Ever since the Democrats took over the White House and both houses of Congress three months ago, the Republican minority has become strident and defensive in their disapproval of President Obama's policies. Strangely, this opposition has been all bark and no bite; rather than state their agenda, all they've done is whine and complain. Party leaders claim that they have an economic strategy of their own, but seem reluctant to spill the details. Is this the real deal, or just smoke and mirrors like John McCain's economic outline last year? If the GOP has a better way of doing things, why don't they explain how they would handle things differently than Obama? Maybe if the Republicans weren't so allergic to open government, they wouldn't have lost complete control 2 1/2 years ago. I'm a firm believer in the two-party system, but if you want to give the American people a choice, you need to give them the option.
I will attest that both the Republican and Democratic Parties have their share of problems (Speaker Pelosi's cluelessness notwithstanding), yet the GOP's maladies are far more egregious. It's sad when a media pundit like Rush Limbaugh has a stronger vision of the state of the party than a figurehead like Michael Steele. Bill O'Reilly, a longtime right-leaning independent, is slowly tilting towards the center out of his frustration with the tighty righties. This brings me back to my CPAC rant from five weeks ago; if the GOP wants to make their voice heard they need a singular focus to match their biggest target (i.e. the president). Stop making redundant comments like "criticizing Obama is not racist," stifle all the aberrant conspiracy theories, quit playing the victim, and most importantly, concentrate on the president's policies and what you think would be the best course of action for this country. It's not that difficult.
+ In a related story, France and Germany were arguably the most vocal critics of President Obama's global economic plan during the G-20 summit last week. Does that mean American conservatives have finally forgiven France? The enemy of your enemy is your friend, right?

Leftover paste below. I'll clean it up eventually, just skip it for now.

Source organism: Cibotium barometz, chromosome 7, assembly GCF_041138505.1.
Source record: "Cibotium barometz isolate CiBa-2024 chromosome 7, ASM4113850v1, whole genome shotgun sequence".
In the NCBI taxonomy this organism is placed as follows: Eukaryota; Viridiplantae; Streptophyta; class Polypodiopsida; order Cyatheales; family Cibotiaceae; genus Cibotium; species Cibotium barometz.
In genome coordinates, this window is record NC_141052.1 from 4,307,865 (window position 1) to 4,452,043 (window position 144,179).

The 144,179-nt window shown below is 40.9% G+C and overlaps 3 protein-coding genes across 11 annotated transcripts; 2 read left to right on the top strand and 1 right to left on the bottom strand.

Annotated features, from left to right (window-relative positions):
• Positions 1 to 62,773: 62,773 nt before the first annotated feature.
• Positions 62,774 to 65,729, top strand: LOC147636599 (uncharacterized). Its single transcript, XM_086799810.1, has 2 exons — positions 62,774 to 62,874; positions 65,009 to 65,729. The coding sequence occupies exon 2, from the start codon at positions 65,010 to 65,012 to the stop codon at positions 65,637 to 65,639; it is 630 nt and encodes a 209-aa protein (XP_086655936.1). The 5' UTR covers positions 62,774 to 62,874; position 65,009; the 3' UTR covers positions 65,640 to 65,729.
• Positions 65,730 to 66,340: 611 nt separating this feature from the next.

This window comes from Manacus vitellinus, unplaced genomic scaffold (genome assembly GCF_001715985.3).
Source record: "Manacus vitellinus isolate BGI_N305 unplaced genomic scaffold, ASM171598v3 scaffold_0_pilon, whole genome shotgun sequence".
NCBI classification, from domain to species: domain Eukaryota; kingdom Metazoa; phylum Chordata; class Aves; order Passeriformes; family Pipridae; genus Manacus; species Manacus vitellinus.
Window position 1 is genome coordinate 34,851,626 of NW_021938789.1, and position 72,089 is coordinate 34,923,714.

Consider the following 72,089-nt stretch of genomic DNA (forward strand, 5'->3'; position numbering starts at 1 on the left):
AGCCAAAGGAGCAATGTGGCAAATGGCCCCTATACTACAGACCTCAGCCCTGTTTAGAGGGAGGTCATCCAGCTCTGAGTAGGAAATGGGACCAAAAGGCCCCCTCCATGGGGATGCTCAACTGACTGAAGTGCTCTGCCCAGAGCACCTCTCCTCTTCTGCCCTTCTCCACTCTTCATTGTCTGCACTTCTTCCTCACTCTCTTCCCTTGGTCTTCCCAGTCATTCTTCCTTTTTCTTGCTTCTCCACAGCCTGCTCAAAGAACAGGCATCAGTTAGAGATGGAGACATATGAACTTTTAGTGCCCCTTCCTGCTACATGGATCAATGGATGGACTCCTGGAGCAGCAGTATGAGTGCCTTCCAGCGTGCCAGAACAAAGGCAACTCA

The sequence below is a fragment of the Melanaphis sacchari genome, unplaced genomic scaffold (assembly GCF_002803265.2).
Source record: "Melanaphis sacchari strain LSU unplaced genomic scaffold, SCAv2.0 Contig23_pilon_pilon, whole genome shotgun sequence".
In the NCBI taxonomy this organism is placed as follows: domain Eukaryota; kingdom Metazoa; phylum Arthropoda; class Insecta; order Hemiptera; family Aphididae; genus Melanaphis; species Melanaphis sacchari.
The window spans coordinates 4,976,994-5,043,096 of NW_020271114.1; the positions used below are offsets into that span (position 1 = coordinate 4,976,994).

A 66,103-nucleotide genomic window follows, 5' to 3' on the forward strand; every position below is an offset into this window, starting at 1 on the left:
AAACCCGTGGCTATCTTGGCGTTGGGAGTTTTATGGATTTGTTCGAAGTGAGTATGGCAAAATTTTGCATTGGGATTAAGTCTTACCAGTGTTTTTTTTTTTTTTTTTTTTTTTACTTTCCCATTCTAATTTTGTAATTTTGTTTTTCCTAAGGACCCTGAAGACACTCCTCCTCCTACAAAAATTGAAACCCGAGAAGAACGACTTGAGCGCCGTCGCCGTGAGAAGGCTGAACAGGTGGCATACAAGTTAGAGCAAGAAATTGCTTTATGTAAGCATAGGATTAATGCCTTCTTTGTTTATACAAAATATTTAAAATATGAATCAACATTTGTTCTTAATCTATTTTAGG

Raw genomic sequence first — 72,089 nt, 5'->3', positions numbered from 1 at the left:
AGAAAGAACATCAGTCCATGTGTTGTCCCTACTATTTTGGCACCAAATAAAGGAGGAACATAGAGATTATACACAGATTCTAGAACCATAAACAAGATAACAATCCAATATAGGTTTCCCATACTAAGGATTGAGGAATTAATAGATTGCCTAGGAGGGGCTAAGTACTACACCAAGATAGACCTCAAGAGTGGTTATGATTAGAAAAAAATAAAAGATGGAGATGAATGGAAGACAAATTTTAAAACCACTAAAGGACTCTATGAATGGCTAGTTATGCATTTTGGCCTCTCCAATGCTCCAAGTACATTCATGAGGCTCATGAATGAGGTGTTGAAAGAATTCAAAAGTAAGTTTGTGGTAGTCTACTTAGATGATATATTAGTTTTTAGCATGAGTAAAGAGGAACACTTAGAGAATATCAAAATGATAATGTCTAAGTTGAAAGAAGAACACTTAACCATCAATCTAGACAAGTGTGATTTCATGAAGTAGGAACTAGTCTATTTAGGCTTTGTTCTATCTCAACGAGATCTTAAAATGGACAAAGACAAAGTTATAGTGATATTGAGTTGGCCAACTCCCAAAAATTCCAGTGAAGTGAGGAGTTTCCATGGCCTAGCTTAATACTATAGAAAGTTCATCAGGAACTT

+ The Chicago Sun-Times filed for Chapter 11 protection last week, an unfortunate turn of events that I foreshadowed last month. You can blame the economy all you want, but Sun-Times Media is unique in that it was bled dry by their previous management. As a Chicagoan I'm more than familiar with the antics of Conrad Black and his cohorts, but this excellent article from Slate.com explains it better than I ever could.
+ Speaking of Chicago, the city has been buzzing since disgruntled Broncos QB Jay Cutler was traded to Da Bears last week. Having a bona fide field general is wonderful and everything, considering the parade of underachievers that have called the shots these last 20 years, but one player isn't the solution to all the Bears' problems. Signing Orlando Pace for three years was smart, at least until his age catches up to him. For now, I can definitely forsee an NFC Wild Card.
+ If Michael Jordan was so great, why didn't the Basketball Hall of Fame waive their five-year waiting period for him? If the Hockey Hall of Fame could jump Mario Lemieux and Wayne Gretzky to the front of the line, why not MJ? Either way, I'm glad to see he's in.